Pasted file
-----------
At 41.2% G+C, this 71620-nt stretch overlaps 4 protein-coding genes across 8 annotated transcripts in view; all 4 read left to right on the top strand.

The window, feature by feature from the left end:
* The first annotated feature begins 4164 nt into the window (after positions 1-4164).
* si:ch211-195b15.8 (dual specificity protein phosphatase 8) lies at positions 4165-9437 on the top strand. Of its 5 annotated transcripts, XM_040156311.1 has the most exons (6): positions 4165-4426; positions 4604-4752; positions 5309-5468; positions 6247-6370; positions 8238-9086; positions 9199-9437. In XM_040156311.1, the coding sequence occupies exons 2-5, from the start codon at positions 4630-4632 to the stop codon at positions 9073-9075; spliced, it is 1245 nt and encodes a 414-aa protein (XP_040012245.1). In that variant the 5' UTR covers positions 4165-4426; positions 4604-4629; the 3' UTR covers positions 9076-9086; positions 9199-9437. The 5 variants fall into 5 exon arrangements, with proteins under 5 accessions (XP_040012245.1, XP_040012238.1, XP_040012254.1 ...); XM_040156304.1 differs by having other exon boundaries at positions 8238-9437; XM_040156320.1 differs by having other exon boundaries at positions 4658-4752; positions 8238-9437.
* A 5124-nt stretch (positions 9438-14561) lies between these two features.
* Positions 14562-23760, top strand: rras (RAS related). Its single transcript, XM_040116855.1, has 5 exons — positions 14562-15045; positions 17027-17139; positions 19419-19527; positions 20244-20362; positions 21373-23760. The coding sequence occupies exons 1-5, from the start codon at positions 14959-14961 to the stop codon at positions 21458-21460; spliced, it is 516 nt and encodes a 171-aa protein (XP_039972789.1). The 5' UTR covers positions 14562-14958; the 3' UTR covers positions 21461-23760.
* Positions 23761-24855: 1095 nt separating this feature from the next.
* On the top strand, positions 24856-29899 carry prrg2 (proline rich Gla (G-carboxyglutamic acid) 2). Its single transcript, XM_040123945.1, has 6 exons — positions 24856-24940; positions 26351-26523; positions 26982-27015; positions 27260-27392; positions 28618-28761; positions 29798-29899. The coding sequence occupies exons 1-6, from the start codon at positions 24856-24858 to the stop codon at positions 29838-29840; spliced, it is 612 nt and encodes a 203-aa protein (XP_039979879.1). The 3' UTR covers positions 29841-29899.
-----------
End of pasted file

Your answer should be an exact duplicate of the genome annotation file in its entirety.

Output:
At 41.2% G+C, this 71620-nt stretch overlaps 4 protein-coding genes across 8 annotated transcripts in view; all 4 read left to right on the top strand.

The window, feature by feature from the left end:
* The first annotated feature begins 4164 nt into the window (after positions 1-4164).
* si:ch211-195b15.8 (dual specificity protein phosphatase 8) lies at positions 4165-9437 on the top strand. Of its 5 annotated transcripts, XM_040156311.1 has the most exons (6): positions 4165-4426; positions 4604-4752; positions 5309-5468; positions 6247-6370; positions 8238-9086; positions 9199-9437. In XM_040156311.1, the coding sequence occupies exons 2-5, from the start codon at positions 4630-4632 to the stop codon at positions 9073-9075; spliced, it is 1245 nt and encodes a 414-aa protein (XP_040012245.1). In that variant the 5' UTR covers positions 4165-4426; positions 4604-4629; the 3' UTR covers positions 9076-9086; positions 9199-9437. The 5 variants fall into 5 exon arrangements, with proteins under 5 accessions (XP_040012245.1, XP_040012238.1, XP_040012254.1 ...); XM_040156304.1 differs by having other exon boundaries at positions 8238-9437; XM_040156320.1 differs by having other exon boundaries at positions 4658-4752; positions 8238-9437.
* A 5124-nt stretch (positions 9438-14561) lies between these two features.
* Positions 14562-23760, top strand: rras (RAS related). Its single transcript, XM_040116855.1, has 5 exons — positions 14562-15045; positions 17027-17139; positions 19419-19527; positions 20244-20362; positions 21373-23760. The coding sequence occupies exons 1-5, from the start codon at positions 14959-14961 to the stop codon at positions 21458-21460; spliced, it is 516 nt and encodes a 171-aa protein (XP_039972789.1). The 5' UTR covers positions 14562-14958; the 3' UTR covers positions 21461-23760.
* Positions 23761-24855: 1095 nt separating this feature from the next.
* On the top strand, positions 24856-29899 carry prrg2 (proline rich Gla (G-carboxyglutamic acid) 2). Its single transcript, XM_040123945.1, has 6 exons — positions 24856-24940; positions 26351-26523; positions 26982-27015; positions 27260-27392; positions 28618-28761; positions 29798-29899. The coding sequence occupies exons 1-6, from the start codon at positions 24856-24858 to the stop codon at positions 29838-29840; spliced, it is 612 nt and encodes a 203-aa protein (XP_039979879.1). The 3' UTR covers positions 29841-29899.